My Comments: I’ve talked before about immigration issues. As an immigrant myself, I’m perhaps more sensitive to these issues, even though I arrived as a child from Europe. My father was looking for a better way to provide for his family and since he had lived here as a child and had a degree from LSU, the US was the logical place to live.
For me, the upcoming presidential election is less about the ability to shout slogans than it is about choosing leaders with a fiduciary mind set with respect to ALL people living here. Too many candidates to this point are like many life insuarance agents I’ve come across over the past 40 years. They were trained to tell you anything you wanted to hear. Their primary motivation was to have you sign an application and a check so they got paid. If what you were sold was in your best interest, that was simply an incidental benefit, not the reason for the sales effort.
by Cynthia Tucker May 30, 2015
Undocumented immigrants have lost another round in federal court. So has President Obama, who has attempted to put in place an enlightened policy that would delay deportations for some 4 million illegal border crossers, many of them young people who think of themselves as Americans.
But several days ago, a panel dominated by conservative judges reaffirmed an earlier ruling that blocked the president’s executive order from going into effect. That means Obama’s plan to sidestep Congress and grant temporary quasi-legal status to qualified undocumented immigrants is in trouble.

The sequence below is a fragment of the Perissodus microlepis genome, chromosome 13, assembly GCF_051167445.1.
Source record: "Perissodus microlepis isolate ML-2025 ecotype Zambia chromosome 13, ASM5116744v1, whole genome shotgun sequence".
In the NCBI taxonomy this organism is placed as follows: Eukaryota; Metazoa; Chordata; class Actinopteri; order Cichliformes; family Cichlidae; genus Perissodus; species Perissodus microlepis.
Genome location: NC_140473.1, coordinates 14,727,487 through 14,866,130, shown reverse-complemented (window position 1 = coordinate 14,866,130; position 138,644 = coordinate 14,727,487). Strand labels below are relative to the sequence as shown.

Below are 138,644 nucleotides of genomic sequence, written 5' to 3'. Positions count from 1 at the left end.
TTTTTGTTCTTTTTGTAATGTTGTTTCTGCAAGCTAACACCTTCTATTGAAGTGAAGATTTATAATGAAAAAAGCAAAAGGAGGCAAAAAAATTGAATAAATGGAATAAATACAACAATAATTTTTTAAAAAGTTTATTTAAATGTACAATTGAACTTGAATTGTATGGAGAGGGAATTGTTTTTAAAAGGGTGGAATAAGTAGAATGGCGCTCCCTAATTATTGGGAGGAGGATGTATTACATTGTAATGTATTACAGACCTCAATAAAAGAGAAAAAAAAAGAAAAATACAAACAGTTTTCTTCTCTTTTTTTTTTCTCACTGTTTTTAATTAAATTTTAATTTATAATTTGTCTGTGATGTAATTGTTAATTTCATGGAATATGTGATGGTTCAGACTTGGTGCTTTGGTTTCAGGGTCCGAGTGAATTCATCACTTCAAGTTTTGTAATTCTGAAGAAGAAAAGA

Predictably, many Republicans are exulting. They have blasted Obama’s executive orders as despotic, and many of them play to their ultraconservative base by bashing immigrants without papers. They see the court rulings as justifiable limits on a president whose policies they abhor.
Yet, these court rulings on immigration have hardly done Republicans a favor. In fact, the decisions are likely to prove a major headache for GOP presidential primary candidates, who are already suffering a poor reputation among Latino voters.
Since Mitt Romney’s defeat in 2012, Republican strategists have attempted to repair the party’s image among Latinos, urging their major political players to adopt a more favorable policy toward illegal immigrants. They know that Mitt Romney was haunted by his rhetoric favoring “self-deportation”; Latinos supported Obama over Romney 71 percent to 27 percent.
Still, Republicans have had difficulty reaching out to them. Most of the presidential candidates have tried to keep quiet on the issue of illegal immigration, hoping not to be caught in the sort of misstep that Romney made, but also trying not to alienate their primary voters.
Among the major contenders, only Jeb Bush, former governor of Florida, has been outspoken in advocating a compassionate approach to illegal immigrants. Speaking at an April event celebrating his father, Bush said: “Yes, they broke the law, but it’s not a felony. It’s an act of love. It’s an act of commitment to your family. I honestly think that that is a different kind of crime that there should be a price paid, but it shouldn’t rile people up that people are actually coming to this country to provide for their families.”
But even Bush has soft-pedaled on a significant point, according to Washington Post blogger Greg Sargent: “(Bush) has also retreated to a safer position, hinting he agrees we must secure the border before legalization.”